In the course of any legal dispute, litigation is one of many ways to resolve the case. However, going to trial is not inevitable if both parties are open to other legal strategies besides going to court. There are a few options available.
In this article, we will focus on the process and benefits of mediation.
Mediation is often preferred by clients not only for its efficiency and cost-effectiveness, but because it allows parties to participate in their own resolution rather than having a decision imposed upon them.
Parties involved in mediation can feel empowered and have control over resolving their own problems. They have an opportunity to participate in the solution in a voluntary way, and no binding decision is made without agreement by both parties. It is a constructive solution that often meets their real needs and interests.
In many personal injury and real estate cases, when parties have a view to finding a mutually acceptable way forward, a skilled mediator and lawyer are crucial.
For privacy reasons, many individuals involved in estate disputes prefer to settle their disputes out of court, ensuring their finances and other personal information do not become public record.
Plus, an out-of-court settlement offers the ability to craft solutions that a court cannot offer, and to even offer non-monetary solutions to issues in dispute.
British Columbians have one of the highest median family net worth in the country and some of the highest housing prices in Canada. Many estates are worth considerably more than $1 million, with many of B.C.’s wealthiest individuals having invested in land or real estate, raising the value of their estate even further.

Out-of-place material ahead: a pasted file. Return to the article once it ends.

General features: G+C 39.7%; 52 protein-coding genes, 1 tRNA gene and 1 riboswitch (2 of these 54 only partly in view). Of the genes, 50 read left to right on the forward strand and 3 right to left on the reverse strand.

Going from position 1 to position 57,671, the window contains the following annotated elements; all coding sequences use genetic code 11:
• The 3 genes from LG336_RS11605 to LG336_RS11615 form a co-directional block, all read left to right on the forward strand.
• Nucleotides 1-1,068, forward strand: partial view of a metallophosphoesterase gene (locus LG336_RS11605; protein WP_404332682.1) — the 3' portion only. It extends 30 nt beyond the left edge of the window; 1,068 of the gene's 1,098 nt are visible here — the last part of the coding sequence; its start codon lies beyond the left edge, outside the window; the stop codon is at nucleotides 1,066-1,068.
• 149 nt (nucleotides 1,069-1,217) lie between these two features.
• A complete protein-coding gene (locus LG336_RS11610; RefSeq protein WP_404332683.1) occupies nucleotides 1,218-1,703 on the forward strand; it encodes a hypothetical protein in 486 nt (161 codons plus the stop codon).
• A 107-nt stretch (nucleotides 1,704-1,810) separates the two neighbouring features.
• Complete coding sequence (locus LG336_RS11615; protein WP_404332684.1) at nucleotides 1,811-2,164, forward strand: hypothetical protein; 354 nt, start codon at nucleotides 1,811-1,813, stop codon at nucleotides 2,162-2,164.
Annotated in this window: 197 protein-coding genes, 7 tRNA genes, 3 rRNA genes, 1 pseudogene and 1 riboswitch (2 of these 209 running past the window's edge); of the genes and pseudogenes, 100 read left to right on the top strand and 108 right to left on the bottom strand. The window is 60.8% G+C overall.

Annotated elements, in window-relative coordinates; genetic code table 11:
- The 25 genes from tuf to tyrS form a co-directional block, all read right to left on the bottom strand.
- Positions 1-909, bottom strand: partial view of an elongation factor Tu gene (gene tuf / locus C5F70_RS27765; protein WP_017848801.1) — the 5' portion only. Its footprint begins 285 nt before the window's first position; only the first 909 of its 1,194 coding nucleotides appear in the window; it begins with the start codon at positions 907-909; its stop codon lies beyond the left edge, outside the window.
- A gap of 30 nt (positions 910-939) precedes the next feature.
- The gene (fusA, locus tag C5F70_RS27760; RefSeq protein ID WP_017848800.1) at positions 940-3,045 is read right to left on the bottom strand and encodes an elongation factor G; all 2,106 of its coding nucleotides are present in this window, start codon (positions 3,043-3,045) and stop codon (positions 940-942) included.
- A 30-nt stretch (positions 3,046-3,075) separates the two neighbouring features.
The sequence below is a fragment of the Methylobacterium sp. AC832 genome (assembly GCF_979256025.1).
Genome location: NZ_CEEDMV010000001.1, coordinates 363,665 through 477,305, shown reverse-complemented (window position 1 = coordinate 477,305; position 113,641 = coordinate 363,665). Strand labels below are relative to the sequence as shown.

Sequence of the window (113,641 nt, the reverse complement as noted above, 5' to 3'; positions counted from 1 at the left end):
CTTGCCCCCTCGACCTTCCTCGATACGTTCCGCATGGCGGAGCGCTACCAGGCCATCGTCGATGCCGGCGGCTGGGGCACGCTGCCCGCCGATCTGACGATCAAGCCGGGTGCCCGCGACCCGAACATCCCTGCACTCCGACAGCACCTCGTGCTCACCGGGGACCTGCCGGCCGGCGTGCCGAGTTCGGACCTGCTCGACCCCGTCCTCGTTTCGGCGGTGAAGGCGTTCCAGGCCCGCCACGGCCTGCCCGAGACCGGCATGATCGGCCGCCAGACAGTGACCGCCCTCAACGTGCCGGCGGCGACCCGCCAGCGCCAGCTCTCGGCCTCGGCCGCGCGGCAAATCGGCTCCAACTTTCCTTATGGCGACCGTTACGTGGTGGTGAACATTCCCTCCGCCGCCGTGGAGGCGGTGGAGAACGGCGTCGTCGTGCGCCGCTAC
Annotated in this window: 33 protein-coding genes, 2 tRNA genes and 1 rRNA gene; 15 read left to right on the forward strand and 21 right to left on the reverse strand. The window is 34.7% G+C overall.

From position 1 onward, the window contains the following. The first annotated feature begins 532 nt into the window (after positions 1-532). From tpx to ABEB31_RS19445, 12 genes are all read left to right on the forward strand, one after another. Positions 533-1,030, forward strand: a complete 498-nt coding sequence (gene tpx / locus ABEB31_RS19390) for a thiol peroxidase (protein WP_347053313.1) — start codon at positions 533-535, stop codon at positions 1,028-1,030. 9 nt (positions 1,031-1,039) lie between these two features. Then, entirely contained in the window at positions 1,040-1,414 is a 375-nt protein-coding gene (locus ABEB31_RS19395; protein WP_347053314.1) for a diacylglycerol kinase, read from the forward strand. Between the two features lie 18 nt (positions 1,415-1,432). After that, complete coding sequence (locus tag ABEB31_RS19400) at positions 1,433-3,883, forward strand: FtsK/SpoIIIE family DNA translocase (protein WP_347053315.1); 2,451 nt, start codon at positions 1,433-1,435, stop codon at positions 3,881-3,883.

Considering we are in the midst of one of the largest intergenerational transfers of wealth in Canadian history over the next 20 years, mediation in real estate disputes will no doubt continue to be the most desirable means of resolving estate disputes.
Because each personal injury case is unique, settlement discussions – mediation or negotiation – are usually tailored to each case.
Choosing mediation does not mean that you forego your right to be represented by legal counsel or your right to have a judge hear your claim. There are situations where there are valid reasons for a plaintiff to choose litigation as a course of action.
Many businesses have been forced to close, limit their hours, or reduce their capacity. Despite a vaccine, the economic impact will likely continue, particularly in the face of new strains of the virus.
On January 28, 2021, the Ontario Superior Court addressed “inadequacies in current legal responses to internet defamation and harassment” by creating a new tort of internet harassment and cyber bullying.
While the global pandemic has been incredibly disruptive, the Court is embracing these changes and the legal community is using the tools available to move matters through the court system despite challenges.